The Jesus Revolution
by Matt Weiner
In 1966, TIME Magazine captured the tumultuous era with a bleak cover question: “Is God Dead?”
One answer to that question was in the form of a countercultural movement that arose in the following years. The “Jesus Revolution” is less incongruous than it first sounds, placed among the backdrop of Vietnam, sex, drugs and rock & roll and a general spiritual ennui. The long-haired, sandal-wearing “love the stranger” Jesus spoke not just to some of the more soul-searching hippies but a wider generation trying to find its own voice.
At least that’s the message that Jesus Revolution wants to focus on. The film, written and directed by Christian film powerhouse Jon Erwin, falls more on the mainstream spectrum like Heaven Is for Real than the pricklier polemics like God’s Not Dead.
But for all its gloss, Jesus Revolution is a confounding movie. The production itself is a savvy, just saccharine enough dramatization of Pastor Chuck Smith (Kelsey Grammer) and the countercultural rise of the “Jesus freaks” in the late 60s and early 70s.
It’s a feel-good story, and the shiny treatment it gets here seems like a perfect match. But it’s also a story and a movement that deserves a more critical look than it gets here from the true believers.
Smith is a pivotal figure whose Calvary Chapel movement has influenced evangelical Christianity and the modern megachurch. Jesus Revolution wisely centers on an avuncular, befuddled version, with Grammer perfectly cast to deliver profundities like “It’s not something to be explained, it’s something to be experienced” in his soothing baritone.
It’s not until Smith meets the radical Lonnie Frisbee (Jonathan Roumie) that he comes to see that the Jesus of the Bible has a lot more in common with the growing hippie movement, and his unlikely partnership with Frisbee is part of a momentous time in evangelical history.
What the film omits from this “all are welcome” version of Smith, however, are any edges that might clash with a wider audience. Most notably, the pastor’s strident views against homosexuality. And while the script hints at Lonnie Frisbee’s split with Calvary and Smith, this is chalked up to doctrinal differences with no mention of Frisbee’s semi-open homosexuality.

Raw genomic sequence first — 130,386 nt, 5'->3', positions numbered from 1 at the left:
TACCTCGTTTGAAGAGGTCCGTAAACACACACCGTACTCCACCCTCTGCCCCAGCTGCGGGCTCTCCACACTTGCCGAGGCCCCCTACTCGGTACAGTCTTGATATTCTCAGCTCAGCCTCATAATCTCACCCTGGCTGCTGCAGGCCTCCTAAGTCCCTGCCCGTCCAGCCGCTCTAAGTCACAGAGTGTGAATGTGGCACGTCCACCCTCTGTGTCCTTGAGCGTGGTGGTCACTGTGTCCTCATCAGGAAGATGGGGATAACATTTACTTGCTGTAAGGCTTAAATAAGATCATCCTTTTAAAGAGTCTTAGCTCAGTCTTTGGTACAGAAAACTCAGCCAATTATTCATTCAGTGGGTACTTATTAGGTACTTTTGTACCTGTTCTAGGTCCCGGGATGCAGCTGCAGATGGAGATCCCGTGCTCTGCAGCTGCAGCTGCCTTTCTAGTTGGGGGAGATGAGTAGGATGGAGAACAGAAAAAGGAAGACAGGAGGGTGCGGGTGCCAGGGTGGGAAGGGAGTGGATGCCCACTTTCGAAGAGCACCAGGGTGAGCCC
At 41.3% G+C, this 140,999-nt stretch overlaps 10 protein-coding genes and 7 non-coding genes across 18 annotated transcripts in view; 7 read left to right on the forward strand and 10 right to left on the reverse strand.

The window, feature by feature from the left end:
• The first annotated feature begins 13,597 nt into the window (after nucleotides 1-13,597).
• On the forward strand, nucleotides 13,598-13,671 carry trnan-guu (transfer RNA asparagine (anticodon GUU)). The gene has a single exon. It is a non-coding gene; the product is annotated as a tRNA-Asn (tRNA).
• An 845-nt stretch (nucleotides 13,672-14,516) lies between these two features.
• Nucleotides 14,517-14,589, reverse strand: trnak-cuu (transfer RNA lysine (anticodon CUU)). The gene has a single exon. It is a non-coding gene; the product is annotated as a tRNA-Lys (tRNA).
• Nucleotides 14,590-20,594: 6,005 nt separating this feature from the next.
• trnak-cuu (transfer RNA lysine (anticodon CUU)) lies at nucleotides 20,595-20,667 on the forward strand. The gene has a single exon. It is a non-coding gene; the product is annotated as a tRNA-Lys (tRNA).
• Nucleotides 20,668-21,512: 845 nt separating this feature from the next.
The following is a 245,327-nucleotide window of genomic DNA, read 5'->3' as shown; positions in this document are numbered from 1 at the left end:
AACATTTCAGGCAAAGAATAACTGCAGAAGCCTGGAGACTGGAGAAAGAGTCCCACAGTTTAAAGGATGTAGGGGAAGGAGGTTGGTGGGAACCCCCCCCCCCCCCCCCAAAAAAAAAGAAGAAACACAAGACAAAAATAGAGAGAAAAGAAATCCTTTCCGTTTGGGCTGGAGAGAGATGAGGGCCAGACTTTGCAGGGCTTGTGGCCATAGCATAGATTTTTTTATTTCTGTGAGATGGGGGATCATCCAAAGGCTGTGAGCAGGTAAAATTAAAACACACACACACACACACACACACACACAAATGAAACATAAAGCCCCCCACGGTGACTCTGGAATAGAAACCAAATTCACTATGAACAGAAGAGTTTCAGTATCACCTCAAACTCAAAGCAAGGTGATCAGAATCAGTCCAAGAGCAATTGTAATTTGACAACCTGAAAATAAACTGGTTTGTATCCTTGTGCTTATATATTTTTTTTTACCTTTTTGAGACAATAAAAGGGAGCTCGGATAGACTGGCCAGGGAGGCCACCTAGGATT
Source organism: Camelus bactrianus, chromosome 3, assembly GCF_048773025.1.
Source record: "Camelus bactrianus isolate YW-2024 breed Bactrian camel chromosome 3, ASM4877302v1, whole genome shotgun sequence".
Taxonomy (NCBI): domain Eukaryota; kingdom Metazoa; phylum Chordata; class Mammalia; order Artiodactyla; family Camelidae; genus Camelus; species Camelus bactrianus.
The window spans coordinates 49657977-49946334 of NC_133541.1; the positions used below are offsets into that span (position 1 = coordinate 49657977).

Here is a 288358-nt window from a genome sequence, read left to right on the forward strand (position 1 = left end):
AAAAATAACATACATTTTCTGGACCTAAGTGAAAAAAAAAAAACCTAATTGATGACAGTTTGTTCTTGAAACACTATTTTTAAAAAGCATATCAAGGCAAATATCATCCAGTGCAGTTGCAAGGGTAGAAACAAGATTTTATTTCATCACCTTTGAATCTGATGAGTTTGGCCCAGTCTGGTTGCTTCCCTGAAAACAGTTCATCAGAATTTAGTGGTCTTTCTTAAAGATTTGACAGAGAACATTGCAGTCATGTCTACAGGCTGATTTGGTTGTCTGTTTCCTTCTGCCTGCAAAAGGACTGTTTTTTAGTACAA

At what point does the reality of a biography subject veer so far from the adaptation’s message that it becomes disingenuous? This friction-free adaptation goes well beyond that line. Which is curious, given that director Jon Erwin also wrote and directed the exceptional documentary The Jesus Music in 2021.
It’s a low bar to clear, but that sweeping look at contemporary Christian music from the era of Smith and Frisbee to artists today takes a more frank look at internecine debates and controversies, both within the movement and alongside secular culture at large. As someone whose personal history with religion starts and stops with the Old Testament, I feel confident recommending The Jesus Music as the better choice—both as film and agitprop—for those not already in the movement.
Where does that leave Jesus Revolution? To say it’s a Hallmark movie with better production values undersells how watchable the movie is. But if the film succeeds in standing on its own, with a goal of preaching beyond the choir, it also deserves to be judged that way. And that means bringing in the messy earthly politics that the script assiduously avoids. The likely reality is that church viewings will get an extremely competent adaptation of a historical era that continues to shape the country.
Secular audiences get a decent airplane movie that’s worth it for Kelsey Grammer completists. It’s win-win—unless you’re gay, in which case you might be incurring divine wrath, if you ask Pastor Smith. Better not to dwell on that part of Smith’s theology for a mainstream movie, though, and instead rely on the Old Testament and split the baby.